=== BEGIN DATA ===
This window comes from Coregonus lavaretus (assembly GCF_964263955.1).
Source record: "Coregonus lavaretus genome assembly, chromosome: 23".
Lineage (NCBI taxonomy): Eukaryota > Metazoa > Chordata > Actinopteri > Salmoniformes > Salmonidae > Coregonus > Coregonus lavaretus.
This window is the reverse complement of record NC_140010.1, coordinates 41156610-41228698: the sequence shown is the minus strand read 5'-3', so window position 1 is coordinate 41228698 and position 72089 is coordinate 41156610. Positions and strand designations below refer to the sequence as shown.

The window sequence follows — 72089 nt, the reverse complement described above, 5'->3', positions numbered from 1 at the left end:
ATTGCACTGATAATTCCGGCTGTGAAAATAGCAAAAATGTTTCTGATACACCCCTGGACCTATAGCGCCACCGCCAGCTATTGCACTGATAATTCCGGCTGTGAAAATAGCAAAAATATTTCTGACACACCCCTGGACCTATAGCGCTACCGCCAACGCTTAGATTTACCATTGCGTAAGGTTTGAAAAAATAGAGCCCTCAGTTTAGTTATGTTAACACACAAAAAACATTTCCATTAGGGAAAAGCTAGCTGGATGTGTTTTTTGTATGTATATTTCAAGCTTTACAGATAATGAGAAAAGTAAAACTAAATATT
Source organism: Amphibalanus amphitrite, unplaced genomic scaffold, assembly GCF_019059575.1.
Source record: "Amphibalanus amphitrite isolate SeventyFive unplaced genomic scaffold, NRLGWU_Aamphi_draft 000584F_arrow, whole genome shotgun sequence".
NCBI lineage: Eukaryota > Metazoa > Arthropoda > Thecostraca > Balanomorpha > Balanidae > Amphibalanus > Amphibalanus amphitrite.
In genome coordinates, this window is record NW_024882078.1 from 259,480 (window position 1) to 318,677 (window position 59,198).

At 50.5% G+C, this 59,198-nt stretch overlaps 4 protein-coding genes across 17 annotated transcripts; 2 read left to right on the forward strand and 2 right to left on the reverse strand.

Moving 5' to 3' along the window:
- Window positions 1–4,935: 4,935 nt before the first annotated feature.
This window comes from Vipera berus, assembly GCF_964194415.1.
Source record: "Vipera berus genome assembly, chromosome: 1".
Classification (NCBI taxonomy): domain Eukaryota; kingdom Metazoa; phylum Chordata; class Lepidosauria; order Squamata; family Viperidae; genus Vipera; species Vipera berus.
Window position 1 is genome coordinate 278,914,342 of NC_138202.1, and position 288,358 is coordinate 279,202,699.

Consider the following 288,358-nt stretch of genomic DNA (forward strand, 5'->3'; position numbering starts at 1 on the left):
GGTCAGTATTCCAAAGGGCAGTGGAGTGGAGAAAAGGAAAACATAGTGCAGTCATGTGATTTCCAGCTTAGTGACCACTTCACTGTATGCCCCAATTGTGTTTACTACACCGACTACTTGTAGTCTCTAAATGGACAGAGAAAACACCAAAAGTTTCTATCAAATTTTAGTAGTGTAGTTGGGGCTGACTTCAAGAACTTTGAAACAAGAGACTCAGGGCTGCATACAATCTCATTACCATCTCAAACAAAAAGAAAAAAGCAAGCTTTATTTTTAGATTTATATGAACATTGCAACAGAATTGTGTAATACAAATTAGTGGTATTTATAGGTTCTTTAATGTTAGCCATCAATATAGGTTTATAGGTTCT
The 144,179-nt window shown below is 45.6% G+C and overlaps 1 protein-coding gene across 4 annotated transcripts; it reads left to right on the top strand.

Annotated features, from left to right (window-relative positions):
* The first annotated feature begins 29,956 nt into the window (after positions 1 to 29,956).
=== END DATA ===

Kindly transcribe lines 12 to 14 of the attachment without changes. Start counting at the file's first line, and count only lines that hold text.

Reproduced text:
Moving 5' to 3' along the window:
- Window positions 1–4,935: 4,935 nt before the first annotated feature.
This window comes from Vipera berus, assembly GCF_964194415.1.